Piskehegan Stream

First impressions are deceptive, and so it was with my earlier trip report on the Piskahegan Stream. This replaces it. What I had first experienced as a lively stream was actually a long upland meadow broken by only occasional quickwater and a short stretch of rips.

Piskehegan Stream.
The put-in is under a culvert on Route 785.
A large blowdown blocks the stream just out of sight here.

Mind you, the first time I ran it was on a gorgeous late summer's day in 2004, with just the perfect water level, and the excitement of running a new river made it special. This year, we ran it in early June, under driving rains. The river was so high it was running in the woods, and all the Class I stretches were washed out.

The meadows before the Ducks Unlimited Dam, and the Shaw Meadows immediately below, each took several hours to paddle through, in driving rains. Yet, we saw several deer, blue herons, and a moose that bounded before my boat across the stream and into the woods. By the time I got my camera out, the only image of the moose I captured on my lens was the southbound end heading north through the alders.

That being said, the Dowdall Rips were amusing, and the rapids beginning at the rock dam and leading up to the Mines Bridge were long and thrilling. Kyle lead the way, running them all with impunity, making even the steepest drop look easy. Mitch and I both carried past the ledge at the takeout, a six-foot tongue with a clear line that Kyle aced.

Piskahegan Stream
There is a stretch of fast water several km long past the rock dam where the Mount Pleasant mine draws its water from the Piskahegan Stream. Mitchell threads his way down among the rocky drops. Sorry for the raindrops on my camera's lens.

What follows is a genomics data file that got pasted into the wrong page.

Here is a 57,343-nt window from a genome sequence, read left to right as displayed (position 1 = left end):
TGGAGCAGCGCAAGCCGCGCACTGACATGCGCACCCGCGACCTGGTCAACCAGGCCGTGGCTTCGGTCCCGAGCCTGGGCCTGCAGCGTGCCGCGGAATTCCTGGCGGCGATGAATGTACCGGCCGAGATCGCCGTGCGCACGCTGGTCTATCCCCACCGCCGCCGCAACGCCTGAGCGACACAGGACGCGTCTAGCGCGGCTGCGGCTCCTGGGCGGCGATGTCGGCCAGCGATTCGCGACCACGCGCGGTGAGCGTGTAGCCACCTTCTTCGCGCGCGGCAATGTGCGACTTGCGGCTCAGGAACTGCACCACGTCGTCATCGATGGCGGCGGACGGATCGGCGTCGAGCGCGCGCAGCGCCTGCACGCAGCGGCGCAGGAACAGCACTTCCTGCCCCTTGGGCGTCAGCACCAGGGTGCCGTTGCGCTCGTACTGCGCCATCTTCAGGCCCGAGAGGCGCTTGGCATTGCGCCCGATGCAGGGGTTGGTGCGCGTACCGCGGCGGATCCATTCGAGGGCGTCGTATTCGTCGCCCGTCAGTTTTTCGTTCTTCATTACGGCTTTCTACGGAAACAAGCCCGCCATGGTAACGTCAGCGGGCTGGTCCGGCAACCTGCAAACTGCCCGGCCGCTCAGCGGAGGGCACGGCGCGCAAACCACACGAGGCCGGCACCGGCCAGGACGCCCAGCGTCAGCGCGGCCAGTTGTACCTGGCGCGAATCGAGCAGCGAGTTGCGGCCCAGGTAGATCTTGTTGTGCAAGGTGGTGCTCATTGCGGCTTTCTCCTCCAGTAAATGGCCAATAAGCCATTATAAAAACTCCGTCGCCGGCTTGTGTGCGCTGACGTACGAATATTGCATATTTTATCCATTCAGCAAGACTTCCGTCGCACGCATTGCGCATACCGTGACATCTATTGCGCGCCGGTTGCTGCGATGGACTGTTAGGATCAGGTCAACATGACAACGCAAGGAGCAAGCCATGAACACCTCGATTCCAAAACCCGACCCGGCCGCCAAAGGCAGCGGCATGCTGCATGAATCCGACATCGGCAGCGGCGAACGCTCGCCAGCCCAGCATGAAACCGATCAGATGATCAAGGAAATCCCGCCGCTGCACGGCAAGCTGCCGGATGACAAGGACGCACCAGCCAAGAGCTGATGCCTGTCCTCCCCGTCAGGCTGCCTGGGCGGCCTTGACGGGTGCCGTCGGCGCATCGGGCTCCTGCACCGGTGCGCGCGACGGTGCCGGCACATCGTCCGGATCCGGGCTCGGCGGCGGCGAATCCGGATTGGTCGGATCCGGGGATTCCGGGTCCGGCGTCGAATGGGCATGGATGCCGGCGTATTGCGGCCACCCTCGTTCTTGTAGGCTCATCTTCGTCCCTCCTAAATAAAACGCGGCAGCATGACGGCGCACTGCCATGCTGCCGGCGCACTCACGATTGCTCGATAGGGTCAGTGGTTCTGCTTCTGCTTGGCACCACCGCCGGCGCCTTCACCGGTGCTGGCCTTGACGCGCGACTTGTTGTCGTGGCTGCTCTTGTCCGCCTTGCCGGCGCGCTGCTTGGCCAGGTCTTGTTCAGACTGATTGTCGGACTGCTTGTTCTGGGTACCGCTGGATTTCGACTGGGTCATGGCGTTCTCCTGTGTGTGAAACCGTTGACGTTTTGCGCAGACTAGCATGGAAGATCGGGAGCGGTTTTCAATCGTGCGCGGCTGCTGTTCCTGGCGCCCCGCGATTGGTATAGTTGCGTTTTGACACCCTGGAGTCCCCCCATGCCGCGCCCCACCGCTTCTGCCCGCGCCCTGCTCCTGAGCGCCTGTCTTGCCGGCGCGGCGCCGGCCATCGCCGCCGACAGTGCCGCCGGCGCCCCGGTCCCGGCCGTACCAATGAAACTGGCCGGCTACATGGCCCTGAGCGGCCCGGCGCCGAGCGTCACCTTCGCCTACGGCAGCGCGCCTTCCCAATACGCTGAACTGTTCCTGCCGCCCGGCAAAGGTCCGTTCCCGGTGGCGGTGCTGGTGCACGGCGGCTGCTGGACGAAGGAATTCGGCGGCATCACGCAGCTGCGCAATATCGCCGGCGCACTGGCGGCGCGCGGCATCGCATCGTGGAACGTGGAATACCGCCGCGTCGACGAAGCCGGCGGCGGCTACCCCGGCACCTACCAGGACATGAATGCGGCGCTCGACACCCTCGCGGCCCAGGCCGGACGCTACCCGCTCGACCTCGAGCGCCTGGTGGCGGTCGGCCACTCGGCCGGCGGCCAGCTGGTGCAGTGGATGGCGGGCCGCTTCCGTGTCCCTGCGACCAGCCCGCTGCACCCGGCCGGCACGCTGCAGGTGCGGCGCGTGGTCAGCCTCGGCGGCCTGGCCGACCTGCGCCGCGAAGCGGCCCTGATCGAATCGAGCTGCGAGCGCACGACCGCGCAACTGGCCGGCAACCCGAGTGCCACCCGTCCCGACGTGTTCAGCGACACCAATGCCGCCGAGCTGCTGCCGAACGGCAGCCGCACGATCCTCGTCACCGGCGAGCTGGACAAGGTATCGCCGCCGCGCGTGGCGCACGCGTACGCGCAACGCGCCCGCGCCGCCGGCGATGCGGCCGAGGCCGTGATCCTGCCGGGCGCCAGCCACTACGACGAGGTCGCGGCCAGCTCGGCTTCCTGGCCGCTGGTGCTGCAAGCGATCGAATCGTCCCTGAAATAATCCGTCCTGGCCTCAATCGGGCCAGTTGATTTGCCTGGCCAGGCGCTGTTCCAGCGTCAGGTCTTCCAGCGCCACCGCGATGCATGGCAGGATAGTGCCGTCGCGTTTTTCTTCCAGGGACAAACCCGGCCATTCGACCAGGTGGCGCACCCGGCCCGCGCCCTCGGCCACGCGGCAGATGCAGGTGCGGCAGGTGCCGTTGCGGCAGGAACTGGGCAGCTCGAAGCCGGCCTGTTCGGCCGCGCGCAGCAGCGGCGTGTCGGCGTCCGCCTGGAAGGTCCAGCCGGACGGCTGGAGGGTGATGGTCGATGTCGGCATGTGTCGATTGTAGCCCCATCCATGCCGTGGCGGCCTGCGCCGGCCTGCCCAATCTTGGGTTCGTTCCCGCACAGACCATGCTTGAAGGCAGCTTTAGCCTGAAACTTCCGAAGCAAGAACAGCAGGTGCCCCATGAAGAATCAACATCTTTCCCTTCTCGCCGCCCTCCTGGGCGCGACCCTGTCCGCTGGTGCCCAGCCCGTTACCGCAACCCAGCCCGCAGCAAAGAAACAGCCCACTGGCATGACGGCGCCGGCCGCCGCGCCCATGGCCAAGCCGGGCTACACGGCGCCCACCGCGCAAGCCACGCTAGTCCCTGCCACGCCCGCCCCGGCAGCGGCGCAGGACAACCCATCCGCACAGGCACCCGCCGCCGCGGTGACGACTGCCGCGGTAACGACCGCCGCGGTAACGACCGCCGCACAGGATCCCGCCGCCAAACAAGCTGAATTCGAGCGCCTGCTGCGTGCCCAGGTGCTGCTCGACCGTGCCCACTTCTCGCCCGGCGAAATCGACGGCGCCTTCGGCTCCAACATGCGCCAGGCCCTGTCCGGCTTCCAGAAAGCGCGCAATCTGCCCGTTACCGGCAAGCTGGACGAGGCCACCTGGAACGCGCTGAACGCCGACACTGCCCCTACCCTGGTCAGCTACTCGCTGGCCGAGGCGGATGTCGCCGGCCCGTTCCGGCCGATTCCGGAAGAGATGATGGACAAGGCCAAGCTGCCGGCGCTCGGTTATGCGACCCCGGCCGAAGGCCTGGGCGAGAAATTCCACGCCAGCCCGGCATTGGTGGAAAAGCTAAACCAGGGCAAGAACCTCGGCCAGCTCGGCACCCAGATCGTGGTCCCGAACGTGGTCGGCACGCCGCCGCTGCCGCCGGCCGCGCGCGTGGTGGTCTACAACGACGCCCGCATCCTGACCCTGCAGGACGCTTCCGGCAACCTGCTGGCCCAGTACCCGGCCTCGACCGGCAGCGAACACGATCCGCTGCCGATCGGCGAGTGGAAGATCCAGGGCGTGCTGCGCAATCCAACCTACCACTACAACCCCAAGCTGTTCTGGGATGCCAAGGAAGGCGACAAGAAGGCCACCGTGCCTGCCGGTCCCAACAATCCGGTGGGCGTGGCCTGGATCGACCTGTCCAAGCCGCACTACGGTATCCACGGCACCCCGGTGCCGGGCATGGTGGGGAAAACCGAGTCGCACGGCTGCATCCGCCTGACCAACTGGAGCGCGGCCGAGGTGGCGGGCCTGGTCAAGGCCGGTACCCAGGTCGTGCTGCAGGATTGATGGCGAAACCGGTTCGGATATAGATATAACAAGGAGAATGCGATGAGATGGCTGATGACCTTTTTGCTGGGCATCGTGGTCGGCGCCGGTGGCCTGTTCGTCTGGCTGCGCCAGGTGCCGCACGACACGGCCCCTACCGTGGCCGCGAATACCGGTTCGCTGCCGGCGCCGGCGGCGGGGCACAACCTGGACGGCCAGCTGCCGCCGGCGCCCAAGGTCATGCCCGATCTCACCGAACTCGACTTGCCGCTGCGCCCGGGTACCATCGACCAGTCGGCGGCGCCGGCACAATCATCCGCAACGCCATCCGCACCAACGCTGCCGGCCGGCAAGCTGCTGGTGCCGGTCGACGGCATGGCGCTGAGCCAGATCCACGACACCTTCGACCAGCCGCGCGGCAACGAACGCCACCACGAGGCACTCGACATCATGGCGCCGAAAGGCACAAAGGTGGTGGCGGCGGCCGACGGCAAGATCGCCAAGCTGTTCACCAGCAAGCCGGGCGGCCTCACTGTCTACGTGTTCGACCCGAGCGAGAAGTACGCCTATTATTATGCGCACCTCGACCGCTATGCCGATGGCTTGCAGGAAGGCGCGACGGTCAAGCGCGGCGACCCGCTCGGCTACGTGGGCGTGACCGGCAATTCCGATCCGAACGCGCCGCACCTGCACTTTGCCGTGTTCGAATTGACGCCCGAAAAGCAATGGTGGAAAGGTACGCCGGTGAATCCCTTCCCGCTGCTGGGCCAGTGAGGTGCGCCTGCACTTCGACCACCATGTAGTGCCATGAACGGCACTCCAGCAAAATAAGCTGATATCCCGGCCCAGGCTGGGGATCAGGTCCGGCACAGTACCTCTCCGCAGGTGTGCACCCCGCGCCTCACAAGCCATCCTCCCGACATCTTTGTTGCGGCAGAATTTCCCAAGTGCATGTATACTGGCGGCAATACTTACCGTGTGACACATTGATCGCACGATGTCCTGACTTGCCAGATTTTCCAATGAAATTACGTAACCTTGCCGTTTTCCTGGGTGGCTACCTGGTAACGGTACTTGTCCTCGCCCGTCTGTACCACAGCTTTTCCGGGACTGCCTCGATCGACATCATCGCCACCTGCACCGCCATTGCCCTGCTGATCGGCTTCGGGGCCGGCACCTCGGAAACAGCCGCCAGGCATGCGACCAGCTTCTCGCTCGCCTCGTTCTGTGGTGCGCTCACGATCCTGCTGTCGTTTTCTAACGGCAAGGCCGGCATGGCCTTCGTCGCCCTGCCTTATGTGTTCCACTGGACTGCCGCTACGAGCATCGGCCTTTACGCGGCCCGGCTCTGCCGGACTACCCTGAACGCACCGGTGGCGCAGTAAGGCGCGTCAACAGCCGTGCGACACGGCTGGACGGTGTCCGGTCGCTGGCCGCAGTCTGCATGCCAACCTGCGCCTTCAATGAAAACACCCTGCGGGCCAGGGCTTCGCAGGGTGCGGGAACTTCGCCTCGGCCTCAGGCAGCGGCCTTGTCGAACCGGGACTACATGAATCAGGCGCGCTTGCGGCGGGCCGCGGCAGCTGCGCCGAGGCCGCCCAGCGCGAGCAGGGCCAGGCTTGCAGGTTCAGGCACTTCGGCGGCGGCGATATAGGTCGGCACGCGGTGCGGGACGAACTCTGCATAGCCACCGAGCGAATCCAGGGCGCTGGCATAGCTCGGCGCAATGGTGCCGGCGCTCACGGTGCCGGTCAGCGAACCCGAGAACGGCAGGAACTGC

Those looking for an afternoon of whitewater can put in at the Ducks Unlimited Dam, paddle two hours to the rock dam by the mine intake building, and cruise down to just before the Mines Bridge. These rapids can be intimidating. The first falls of the Piskahegan is just under the bridge at the takeout. There are two higher falls more in the next 10k down to the Magaguadavic river that I have not seen.

The Mines Road off Route 785 is private, and may be washed out in spots, so be forewarned.

 

Riveraddict says:
I walked the Piskahegan from its junction with the Magaguadavic up to what I now call the gorge, about 3-4 km up stream. There is a nasty looking bedrock section, maybe just runnable in medium water, but below this is a staircase with the river dropping about 30 feet and squeezed through a narrow 10 foot wide chasm, which must be like a fire hose in high water. The good news is that they would be quite manageable portages, but if you missed ...... OUCH.

Enjoy my slideshow!!


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Visit Aaron Fraser's Piskahegan Picture Gallery!
Check out David Jeffrey's video, kayaking below the Mines Bridge to the Magaguadavic.

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